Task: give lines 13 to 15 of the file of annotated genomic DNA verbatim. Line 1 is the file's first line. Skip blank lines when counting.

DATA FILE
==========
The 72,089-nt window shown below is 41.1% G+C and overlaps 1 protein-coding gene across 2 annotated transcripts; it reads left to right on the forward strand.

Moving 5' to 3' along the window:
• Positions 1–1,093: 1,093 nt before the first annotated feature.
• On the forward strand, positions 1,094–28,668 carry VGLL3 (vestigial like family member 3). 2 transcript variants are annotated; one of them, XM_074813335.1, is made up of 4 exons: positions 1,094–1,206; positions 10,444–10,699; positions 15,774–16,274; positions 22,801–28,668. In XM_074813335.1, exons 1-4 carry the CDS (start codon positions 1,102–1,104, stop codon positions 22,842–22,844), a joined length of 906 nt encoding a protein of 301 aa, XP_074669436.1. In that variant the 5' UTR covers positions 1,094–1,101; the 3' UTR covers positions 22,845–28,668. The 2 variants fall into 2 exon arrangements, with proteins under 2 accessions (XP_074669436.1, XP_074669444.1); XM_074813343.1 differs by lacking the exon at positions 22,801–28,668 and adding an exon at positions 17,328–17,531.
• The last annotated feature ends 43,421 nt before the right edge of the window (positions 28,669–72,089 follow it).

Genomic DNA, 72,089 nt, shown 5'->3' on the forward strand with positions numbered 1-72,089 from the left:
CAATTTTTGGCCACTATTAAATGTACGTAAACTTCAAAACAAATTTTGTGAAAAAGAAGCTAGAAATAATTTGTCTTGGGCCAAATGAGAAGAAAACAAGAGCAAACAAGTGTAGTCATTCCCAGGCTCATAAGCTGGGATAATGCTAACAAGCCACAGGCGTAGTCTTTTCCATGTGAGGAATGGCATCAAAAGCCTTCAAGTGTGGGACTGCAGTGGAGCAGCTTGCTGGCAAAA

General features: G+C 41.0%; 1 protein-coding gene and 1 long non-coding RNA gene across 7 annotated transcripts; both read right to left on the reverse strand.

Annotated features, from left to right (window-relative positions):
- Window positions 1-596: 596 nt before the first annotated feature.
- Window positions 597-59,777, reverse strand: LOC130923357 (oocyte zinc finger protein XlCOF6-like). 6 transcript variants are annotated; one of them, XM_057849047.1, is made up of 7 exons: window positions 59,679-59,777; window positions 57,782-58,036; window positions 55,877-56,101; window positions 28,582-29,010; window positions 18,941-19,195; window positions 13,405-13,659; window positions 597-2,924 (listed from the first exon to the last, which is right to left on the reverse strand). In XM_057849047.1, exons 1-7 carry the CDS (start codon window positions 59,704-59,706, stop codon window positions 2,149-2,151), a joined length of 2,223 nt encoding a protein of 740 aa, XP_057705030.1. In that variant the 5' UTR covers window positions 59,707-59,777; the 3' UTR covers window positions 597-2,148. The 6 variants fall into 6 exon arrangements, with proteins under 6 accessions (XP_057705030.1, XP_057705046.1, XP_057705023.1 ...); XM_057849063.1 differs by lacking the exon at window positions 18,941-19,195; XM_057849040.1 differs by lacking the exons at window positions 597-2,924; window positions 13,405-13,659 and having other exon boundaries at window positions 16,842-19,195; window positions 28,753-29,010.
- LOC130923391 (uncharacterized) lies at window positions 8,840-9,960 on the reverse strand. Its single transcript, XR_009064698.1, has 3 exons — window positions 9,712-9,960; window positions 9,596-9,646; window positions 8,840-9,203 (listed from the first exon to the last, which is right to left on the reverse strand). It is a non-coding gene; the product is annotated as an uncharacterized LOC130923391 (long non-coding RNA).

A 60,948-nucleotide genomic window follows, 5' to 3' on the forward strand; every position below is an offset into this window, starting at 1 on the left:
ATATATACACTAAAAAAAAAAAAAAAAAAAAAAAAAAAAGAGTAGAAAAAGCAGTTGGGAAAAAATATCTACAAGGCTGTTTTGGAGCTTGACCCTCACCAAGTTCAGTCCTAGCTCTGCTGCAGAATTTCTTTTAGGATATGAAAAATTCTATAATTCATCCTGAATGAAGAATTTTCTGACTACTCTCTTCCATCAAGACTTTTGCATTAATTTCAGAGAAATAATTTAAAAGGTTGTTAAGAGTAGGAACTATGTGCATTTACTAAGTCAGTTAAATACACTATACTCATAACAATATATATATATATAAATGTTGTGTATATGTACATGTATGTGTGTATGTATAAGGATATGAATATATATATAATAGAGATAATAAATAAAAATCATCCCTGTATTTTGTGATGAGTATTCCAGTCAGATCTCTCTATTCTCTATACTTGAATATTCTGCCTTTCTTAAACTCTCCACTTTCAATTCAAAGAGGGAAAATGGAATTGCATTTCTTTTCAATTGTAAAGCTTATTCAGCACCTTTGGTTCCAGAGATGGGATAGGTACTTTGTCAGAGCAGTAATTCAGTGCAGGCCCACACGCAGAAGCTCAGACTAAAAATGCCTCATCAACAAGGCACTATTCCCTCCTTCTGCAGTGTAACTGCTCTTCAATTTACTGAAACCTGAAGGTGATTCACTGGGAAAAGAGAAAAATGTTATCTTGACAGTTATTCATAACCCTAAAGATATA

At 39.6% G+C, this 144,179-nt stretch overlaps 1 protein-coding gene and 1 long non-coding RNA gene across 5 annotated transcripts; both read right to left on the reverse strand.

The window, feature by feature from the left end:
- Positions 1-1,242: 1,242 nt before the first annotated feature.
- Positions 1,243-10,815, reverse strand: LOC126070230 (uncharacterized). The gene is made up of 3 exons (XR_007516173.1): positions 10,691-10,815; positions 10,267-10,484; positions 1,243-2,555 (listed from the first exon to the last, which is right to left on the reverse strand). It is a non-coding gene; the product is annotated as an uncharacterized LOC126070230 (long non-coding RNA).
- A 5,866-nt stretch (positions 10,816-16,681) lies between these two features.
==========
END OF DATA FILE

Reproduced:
A 60,948-nucleotide genomic window follows, 5' to 3' on the forward strand; every position below is an offset into this window, starting at 1 on the left:
ATATATACACTAAAAAAAAAAAAAAAAAAAAAAAAAAAAGAGTAGAAAAAGCAGTTGGGAAAAAATATCTACAAGGCTGTTTTGGAGCTTGACCCTCACCAAGTTCAGTCCTAGCTCTGCTGCAGAATTTCTTTTAGGATATGAAAAATTCTATAATTCATCCTGAATGAAGAATTTTCTGACTACTCTCTTCCATCAAGACTTTTGCATTAATTTCAGAGAAATAATTTAAAAGGTTGTTAAGAGTAGGAACTATGTGCATTTACTAAGTCAGTTAAATACACTATACTCATAACAATATATATATATATAAATGTTGTGTATATGTACATGTATGTGTGTATGTATAAGGATATGAATATATATATAATAGAGATAATAAATAAAAATCATCCCTGTATTTTGTGATGAGTATTCCAGTCAGATCTCTCTATTCTCTATACTTGAATATTCTGCCTTTCTTAAACTCTCCACTTTCAATTCAAAGAGGGAAAATGGAATTGCATTTCTTTTCAATTGTAAAGCTTATTCAGCACCTTTGGTTCCAGAGATGGGATAGGTACTTTGTCAGAGCAGTAATTCAGTGCAGGCCCACACGCAGAAGCTCAGACTAAAAATGCCTCATCAACAAGGCACTATTCCCTCCTTCTGCAGTGTAACTGCTCTTCAATTTACTGAAACCTGAAGGTGATTCACTGGGAAAAGAGAAAAATGTTATCTTGACAGTTATTCATAACCCTAAAGATATA

At 39.6% G+C, this 144,179-nt stretch overlaps 1 protein-coding gene and 1 long non-coding RNA gene across 5 annotated transcripts; both read right to left on the reverse strand.